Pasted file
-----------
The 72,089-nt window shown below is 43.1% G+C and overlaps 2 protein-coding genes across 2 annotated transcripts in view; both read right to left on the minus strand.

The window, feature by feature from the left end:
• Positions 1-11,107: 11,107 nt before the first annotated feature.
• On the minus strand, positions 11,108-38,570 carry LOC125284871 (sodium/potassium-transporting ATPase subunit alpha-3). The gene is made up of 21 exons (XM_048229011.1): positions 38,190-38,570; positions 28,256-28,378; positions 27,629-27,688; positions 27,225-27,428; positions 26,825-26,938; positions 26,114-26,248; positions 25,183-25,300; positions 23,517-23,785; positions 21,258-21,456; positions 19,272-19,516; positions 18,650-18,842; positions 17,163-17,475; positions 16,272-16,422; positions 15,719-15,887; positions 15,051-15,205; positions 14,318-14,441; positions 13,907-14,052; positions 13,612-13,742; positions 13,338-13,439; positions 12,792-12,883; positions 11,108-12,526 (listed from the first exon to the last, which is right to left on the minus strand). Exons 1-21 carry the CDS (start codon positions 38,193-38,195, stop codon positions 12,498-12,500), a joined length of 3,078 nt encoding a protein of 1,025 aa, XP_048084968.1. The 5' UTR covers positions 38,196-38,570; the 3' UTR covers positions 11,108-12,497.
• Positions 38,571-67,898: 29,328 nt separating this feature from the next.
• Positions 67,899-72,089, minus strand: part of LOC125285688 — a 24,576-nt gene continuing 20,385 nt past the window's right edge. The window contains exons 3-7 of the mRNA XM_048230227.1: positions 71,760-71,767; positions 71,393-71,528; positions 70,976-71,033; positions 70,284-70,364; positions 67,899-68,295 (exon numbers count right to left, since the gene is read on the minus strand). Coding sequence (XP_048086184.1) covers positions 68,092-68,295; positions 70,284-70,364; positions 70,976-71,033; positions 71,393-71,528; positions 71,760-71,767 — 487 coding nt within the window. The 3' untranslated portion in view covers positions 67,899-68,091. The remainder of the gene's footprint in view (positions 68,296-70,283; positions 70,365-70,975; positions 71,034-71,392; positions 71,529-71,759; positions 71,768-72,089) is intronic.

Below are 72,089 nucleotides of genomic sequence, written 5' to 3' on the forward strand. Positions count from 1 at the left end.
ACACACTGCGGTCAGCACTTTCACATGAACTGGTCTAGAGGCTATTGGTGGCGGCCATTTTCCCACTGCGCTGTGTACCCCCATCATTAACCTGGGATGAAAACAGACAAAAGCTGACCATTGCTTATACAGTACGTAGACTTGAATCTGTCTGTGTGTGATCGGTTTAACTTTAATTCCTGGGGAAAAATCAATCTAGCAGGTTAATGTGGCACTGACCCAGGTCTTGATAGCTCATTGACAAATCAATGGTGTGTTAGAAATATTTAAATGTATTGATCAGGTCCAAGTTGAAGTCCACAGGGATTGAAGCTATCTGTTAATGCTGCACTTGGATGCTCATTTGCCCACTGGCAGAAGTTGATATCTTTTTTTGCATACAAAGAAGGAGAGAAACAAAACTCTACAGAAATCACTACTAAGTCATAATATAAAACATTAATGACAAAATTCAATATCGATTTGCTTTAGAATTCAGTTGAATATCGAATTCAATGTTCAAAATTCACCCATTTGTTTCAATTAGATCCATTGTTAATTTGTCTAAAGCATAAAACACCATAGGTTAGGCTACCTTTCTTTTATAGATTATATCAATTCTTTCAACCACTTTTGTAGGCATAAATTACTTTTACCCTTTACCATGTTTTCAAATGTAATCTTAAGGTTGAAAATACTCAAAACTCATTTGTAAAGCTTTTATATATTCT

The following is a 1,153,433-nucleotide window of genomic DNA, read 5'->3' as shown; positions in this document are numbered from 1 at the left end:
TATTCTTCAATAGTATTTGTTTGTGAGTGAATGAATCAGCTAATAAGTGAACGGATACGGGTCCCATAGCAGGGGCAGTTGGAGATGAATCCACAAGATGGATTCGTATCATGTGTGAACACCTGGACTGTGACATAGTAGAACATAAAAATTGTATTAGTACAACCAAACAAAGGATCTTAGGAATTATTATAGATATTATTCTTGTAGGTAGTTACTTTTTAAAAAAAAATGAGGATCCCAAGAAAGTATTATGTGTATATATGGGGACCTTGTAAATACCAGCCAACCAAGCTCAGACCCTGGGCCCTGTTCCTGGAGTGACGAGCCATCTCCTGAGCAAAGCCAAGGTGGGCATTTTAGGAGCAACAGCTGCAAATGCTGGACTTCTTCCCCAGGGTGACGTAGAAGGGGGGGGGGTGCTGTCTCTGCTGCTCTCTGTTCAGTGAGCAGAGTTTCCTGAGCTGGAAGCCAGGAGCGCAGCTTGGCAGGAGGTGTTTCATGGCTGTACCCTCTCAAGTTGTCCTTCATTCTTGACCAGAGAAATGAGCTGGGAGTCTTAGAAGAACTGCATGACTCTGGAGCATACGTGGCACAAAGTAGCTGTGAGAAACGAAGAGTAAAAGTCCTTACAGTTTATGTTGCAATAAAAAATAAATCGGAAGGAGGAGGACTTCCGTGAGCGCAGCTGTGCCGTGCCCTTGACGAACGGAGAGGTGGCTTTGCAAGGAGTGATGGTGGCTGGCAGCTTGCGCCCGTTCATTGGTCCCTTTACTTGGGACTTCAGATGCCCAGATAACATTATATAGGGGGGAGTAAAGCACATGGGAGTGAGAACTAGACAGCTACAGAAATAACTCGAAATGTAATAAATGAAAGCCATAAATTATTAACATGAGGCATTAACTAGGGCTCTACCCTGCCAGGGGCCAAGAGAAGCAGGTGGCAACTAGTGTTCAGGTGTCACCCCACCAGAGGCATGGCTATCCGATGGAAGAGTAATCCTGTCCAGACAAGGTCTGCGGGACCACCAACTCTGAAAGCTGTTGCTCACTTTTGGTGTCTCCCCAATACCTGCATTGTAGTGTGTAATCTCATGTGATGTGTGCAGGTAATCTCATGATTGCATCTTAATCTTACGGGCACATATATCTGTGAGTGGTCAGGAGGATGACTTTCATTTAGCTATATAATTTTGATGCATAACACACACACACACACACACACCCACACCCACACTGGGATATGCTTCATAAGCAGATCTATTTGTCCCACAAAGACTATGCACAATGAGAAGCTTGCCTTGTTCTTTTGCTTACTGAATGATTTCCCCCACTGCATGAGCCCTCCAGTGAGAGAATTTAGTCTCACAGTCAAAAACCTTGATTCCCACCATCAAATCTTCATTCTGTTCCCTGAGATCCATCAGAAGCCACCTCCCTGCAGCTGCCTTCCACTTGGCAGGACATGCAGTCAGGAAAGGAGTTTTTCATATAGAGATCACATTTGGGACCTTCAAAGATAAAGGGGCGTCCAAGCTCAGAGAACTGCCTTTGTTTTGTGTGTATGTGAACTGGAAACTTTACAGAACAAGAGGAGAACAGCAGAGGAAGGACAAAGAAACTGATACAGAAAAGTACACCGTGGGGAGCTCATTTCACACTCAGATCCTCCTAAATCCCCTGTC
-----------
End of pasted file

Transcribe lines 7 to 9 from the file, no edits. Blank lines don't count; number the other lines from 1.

Below are 72,089 nucleotides of genomic sequence, written 5' to 3' on the forward strand. Positions count from 1 at the left end.
ACACACTGCGGTCAGCACTTTCACATGAACTGGTCTAGAGGCTATTGGTGGCGGCCATTTTCCCACTGCGCTGTGTACCCCCATCATTAACCTGGGATGAAAACAGACAAAAGCTGACCATTGCTTATACAGTACGTAGACTTGAATCTGTCTGTGTGTGATCGGTTTAACTTTAATTCCTGGGGAAAAATCAATCTAGCAGGTTAATGTGGCACTGACCCAGGTCTTGATAGCTCATTGACAAATCAATGGTGTGTTAGAAATATTTAAATGTATTGATCAGGTCCAAGTTGAAGTCCACAGGGATTGAAGCTATCTGTTAATGCTGCACTTGGATGCTCATTTGCCCACTGGCAGAAGTTGATATCTTTTTTTGCATACAAAGAAGGAGAGAAACAAAACTCTACAGAAATCACTACTAAGTCATAATATAAAACATTAATGACAAAATTCAATATCGATTTGCTTTAGAATTCAGTTGAATATCGAATTCAATGTTCAAAATTCACCCATTTGTTTCAATTAGATCCATTGTTAATTTGTCTAAAGCATAAAACACCATAGGTTAGGCTACCTTTCTTTTATAGATTATATCAATTCTTTCAACCACTTTTGTAGGCATAAATTACTTTTACCCTTTACCATGTTTTCAAATGTAATCTTAAGGTTGAAAATACTCAAAACTCATTTGTAAAGCTTTTATATATTCT

The following is a 1,153,433-nucleotide window of genomic DNA, read 5'->3' as shown; positions in this document are numbered from 1 at the left end: